It is true that[127] that the Minister must advance the achievement of the objectives of the Framework.[128] The Act nevertheless does not indicate what the purpose of Ministerial policy is, or what its permissible content may be.

(In contrast, for example, the Minister must, in determining Sub-frameworks,[129] ensure that they are co­ordinated and that the Framework is a single integrated system.[130])

The Minister’s policy on Framework matters can notionally be as broad as the statute itself, and deal with Framework matters that the Authority, Quality Councils and professional bodies deal with,[131] or will deal with when the 2019 Act commences.[132]

The Minister’s policy could conceivably also deal with Framework matters other than those that the Authority, Quality Councils and professional bodies deal with. The Act places no limit on the scope of the Minister’s policy.

The Act’s failures to make clear what purposes Ministerial policy may achieve, and what its permissible content may be, violate the Rule of Law, which requires that—

Laws should be accessible and so far as possible clear and predictable;[133] and

discretions should be narrowly defined, to deter subjectivity and arbitrariness.[134]

Authority’s, Quality Councils’ policy for qualifications and prior learning. The Authority and Quality Councils must develop “policy” in conjunction with criteria.[135] Thus:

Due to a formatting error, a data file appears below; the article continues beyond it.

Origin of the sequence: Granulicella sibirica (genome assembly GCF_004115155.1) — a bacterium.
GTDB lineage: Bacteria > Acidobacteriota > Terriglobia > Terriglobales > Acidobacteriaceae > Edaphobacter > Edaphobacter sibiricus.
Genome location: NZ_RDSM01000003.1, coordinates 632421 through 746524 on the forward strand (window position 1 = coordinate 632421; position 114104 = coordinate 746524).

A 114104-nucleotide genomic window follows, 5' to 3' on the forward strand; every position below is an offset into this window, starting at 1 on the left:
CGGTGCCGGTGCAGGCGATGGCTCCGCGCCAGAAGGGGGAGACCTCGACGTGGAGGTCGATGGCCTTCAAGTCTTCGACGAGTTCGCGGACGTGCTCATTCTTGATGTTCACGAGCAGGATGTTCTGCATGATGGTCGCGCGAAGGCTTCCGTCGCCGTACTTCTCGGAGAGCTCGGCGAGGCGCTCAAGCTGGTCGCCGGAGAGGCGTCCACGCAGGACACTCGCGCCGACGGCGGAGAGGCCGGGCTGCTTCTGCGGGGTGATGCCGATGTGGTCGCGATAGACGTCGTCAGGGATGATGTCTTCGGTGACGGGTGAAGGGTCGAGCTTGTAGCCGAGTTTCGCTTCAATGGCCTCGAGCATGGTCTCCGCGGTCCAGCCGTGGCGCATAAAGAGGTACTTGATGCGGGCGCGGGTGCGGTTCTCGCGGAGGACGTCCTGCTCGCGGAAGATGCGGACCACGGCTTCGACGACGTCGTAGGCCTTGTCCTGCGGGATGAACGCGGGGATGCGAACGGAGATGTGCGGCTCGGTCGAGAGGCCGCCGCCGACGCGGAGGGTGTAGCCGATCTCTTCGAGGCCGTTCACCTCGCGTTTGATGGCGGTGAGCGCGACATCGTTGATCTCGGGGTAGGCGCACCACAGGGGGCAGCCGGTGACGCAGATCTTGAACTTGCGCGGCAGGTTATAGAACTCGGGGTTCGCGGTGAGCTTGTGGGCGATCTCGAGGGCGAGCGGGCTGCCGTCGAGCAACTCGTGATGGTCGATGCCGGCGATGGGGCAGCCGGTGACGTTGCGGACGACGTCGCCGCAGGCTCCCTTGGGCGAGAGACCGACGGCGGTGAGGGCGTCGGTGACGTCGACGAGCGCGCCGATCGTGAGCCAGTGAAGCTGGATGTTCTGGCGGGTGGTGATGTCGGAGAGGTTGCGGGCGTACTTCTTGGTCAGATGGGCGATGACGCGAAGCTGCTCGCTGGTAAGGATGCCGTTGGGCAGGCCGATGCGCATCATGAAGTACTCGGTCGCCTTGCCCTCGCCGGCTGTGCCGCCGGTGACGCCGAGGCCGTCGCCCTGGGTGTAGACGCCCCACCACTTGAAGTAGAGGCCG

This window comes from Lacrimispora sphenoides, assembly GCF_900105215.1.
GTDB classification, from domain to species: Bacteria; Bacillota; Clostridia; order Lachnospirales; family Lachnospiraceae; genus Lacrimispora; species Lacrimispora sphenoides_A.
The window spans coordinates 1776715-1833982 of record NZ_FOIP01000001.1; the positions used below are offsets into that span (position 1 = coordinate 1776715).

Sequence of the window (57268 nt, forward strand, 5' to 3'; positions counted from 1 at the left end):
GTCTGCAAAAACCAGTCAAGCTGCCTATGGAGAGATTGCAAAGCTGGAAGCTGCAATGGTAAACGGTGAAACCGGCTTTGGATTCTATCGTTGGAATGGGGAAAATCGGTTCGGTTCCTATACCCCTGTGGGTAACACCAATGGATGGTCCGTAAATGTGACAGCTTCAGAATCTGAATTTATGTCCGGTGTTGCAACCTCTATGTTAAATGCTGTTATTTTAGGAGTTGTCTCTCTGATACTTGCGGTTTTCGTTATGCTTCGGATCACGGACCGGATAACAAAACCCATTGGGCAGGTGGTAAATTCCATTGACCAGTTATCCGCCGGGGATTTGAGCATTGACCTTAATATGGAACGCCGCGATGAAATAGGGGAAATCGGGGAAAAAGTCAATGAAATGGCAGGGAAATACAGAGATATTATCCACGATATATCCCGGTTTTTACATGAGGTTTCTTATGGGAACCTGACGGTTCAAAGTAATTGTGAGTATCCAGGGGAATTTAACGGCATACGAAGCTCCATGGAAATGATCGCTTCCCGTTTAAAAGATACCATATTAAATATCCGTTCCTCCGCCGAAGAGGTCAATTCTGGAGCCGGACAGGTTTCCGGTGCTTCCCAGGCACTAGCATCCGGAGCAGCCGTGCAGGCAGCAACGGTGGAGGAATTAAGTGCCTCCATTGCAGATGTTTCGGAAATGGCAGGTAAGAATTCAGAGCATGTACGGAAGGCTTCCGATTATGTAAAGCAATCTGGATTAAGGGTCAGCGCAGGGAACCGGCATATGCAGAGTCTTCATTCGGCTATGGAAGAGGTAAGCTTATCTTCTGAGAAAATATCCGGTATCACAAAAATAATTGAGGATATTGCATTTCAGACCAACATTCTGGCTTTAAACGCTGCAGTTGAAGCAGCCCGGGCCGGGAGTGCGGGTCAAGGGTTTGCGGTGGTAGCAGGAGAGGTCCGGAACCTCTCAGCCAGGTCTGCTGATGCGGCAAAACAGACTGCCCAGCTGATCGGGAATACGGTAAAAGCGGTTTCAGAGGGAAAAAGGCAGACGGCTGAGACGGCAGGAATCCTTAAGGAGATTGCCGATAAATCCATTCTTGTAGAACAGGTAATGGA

The Authority must[136] after consultation with the Quality Councils, develop and implement “policy and criteria” for development and registration of qualifications;[137]

a Quality Council must[138] develop “policy and criteria“ for the development and registration of qualifications for its Sub-framework, taking into account “policy and criteria” developed by the Authority;[139]

the Authority, to advance the Framework’s objectives with respect to qualifications, must develop[140] “policy and criteria” for assessment, recognition of prior learning and credit accumulation and transfer, after consultation with Quality Councils;[141] and

a Quality Council, to achieve the Framework’s objectives with regard to qualifications for its Sub-framework, must develop and implement “policy and criteria” for those matters,[142] taking into account the “policy and criteria” developed by the Authority.[143]

The Act does not indicate what differences there may be between “policy” and “criteria”.

This violates the Rule of Law. Laws should be accessible and clear.[144]

Authority’s policy for recognising professional bodies. Any statutory or non-statutory professional or occupational body[145] (a “professional body”[146]) must apply to the Authority to be recognised as a professional body.[147]

Anomalously, the Authority[148]

Must develop[149] “policy and criteria” for recognising a professional body;[150] but

must recognise a professional body if (merely) the “criteria” have been met.[151]

It is unclear why the Authority must develop both “policy and criteria” for recognising professional bodies, but must then recognise a professional body if just the “criteria” are met.

Again, such lack of clarity violates the Rule of Law.[152]

Professional bodies’ duty to co-operate with Quality Councils. The Act states that[153] a professional body must “co-operate” with relevant Quality Councils i.r.o. qualifications[154] in its occupational field.[155]